As Befits Worthy Writing
© Ioram Melzer
Literature & Books, Ma'ariv 18.10.02
Sodot, by Corinna - a writer who grants us her first
name - is a most intriguing book. It turns out that Sodot
is her third book, with the first one published almost thirty
Yet the interest in Corinna does not conclude only in her
identity. On the contrary, Sodot is an interesting book, different
and indeed worthy.
The first encounter is with Corinna's unique language. I assume
the reader won't grasp this uniqueness at first, since the
book is written in everyday Hebrew, much alive and for sure
familiar. The wholeness of the book is evasive. You need to
read several tens of pages in order to understand what Corinna's
language is doing to you. With a most straightforward Hebrew,
seemingly simple, in short sentences, quite often devoid of
asides, additions or reservations, Corinna succeeds to reach
the reader's heart and set before his eyes a viable reality
and a well-defined statement.
The style serves Corinna throughout the book. Actually it
is the sole constant.
Sodot is a most modern novel, built of fragments, sketches
and stories, with constant shifts in the story's angle and
in the narrator's perception. The concise language that reigns
throughout the book enables Corinna to move from the general
to the particular, from the large picture to the marginal
detail, from the objective drama to the subjective hue. Her
success is quite impressive and she succeeds in mastering
this sharp tool throughout the book.
Sodot tells the stories of people in Israel as of late,
of the national events in which they are entangled, of their
personal circumstances that are not always entirely tied up
to time and place, politics or "the situation", although they
are never entirely freed from them. The narrator - who undergoes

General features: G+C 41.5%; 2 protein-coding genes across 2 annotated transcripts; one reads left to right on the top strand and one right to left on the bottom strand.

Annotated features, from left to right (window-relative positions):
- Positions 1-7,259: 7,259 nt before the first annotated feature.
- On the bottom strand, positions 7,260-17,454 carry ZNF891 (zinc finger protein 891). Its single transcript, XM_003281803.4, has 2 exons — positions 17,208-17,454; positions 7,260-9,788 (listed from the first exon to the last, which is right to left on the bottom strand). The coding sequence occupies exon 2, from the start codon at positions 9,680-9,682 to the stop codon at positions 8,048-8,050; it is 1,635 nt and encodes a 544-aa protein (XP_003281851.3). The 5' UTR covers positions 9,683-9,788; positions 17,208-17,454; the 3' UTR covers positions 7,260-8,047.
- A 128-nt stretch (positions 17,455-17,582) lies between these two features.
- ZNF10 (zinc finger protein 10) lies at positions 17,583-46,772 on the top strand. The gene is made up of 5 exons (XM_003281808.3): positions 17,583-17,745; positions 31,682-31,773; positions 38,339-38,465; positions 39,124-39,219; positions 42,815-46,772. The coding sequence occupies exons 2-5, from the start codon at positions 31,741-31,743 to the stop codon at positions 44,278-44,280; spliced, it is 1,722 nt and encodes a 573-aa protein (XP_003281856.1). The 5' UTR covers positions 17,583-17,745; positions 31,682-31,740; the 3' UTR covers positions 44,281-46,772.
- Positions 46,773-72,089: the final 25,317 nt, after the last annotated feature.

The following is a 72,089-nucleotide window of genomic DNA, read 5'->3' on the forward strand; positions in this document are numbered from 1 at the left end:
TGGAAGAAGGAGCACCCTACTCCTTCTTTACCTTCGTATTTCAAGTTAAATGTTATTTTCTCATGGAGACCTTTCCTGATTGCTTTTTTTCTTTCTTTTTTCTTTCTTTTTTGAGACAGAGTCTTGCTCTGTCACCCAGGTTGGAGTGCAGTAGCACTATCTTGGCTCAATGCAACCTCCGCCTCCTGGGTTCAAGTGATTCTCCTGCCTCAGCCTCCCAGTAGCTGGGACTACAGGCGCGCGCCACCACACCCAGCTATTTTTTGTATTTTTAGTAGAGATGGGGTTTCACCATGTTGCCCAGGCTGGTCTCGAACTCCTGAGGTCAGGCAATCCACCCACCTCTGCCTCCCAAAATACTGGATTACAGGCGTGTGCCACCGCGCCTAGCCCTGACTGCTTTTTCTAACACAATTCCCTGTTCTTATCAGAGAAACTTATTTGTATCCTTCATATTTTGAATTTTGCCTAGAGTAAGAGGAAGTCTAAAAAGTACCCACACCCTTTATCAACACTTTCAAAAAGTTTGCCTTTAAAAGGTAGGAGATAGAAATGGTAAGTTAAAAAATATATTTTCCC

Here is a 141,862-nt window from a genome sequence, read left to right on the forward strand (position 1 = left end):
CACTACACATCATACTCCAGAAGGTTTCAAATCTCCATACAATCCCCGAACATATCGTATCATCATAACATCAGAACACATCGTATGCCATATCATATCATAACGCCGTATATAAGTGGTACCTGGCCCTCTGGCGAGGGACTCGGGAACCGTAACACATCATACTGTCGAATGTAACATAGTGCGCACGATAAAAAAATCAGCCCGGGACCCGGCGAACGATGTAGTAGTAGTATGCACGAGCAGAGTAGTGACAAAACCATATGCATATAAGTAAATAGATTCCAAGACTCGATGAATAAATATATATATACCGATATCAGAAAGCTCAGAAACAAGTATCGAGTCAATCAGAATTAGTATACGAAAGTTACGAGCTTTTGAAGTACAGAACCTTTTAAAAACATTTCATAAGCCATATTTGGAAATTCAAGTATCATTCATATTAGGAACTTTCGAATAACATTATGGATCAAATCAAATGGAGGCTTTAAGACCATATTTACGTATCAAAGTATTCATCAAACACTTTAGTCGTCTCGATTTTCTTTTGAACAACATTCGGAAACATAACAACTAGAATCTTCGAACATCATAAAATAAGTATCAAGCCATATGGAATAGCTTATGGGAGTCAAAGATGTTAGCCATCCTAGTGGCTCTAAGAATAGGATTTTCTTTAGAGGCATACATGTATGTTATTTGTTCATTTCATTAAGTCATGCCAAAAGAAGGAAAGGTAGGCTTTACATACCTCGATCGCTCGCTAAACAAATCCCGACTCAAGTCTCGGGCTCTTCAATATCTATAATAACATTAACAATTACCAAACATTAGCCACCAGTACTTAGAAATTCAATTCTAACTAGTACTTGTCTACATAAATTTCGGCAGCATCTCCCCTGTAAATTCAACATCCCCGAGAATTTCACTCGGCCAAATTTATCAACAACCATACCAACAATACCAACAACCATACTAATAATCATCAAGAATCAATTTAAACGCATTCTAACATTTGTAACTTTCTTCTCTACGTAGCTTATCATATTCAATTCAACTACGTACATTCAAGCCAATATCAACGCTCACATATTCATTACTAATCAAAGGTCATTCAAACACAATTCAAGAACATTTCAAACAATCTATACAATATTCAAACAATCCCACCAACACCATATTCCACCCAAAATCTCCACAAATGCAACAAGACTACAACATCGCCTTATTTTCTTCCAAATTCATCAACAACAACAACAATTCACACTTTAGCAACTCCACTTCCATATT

no small changes by the time we reach the end of the book
- serves as a prism to all she encounters, people, places,
stories. Corinna knowingly creates distance and yet grants
it clear visibility. She's leading the narrator within the
multifaceted Israeli material, yet looks at it always from
the outside as well. She stands apart from the narrator she
creates and that one keeps herself well apart from each person,
place and situation she does meet with. The book emanates
a dreamy quality that envelops the reader. The restraint,
the irony, the spark that is aware of itself and well hiding,
all these make the reading in Corinna's book an unique and
direct encounter, as befits a worthy literature.
What Readers Have Written About Corinna's
"On Once She Was A Child"
"Your writing is captivating and a pleasure to read."
Marcia Gilespie, Editor-in-Chief, Ms Magazine
"Very engaging and unique."
Andrea MacPherson & Chris Labonte, Editors, Prism International
On Sodot (A Minyan of Lovers)
"I decidedly respect both your writing and the choice of
(such as in 'Intifada'). You have 'a head of your own' in
this uniform reality."
"I think you deserve even better than this review. Moshik
and I read
Sodot aloud to each other and enjoyed it very much. There
is a subtle
irony in your presentation of the story and we really appreciate
Ilana Machover, London
On Pink Pages
"Corinna, You have a fresh and vital talent, the right
style, and an original
way of looking at things. I very much enjoyed your book."
A.B. Yehoshua, novelist
"Corinna has a concise, but sensual language, not elevated,
yet not familiar. People do not write like that here... Out
of the trivia of
a woman' s life, stories unfold where it is difficult to differentiate
the face of the soul and the events of the world."
Hadashot, Literature Section
"For me, these stories, with all the restrained strength
of their clear and
gentle understatement, became a capsule filled with sadness,
optimism. Suddenly it was obvious to me that there is no simple
answer waiting around the corner; rather the opposite: more
Kol Yerushalayim. Arts and Culture Supplement
"Only after finishing the book does the reader begin to
each chapter renders time differently... several cross-sections
some overlapping, like a giant kaleidoscope that alters its
with the viewer and the angle of vision."
"Fragile and ephemeral situations of closeness. .are described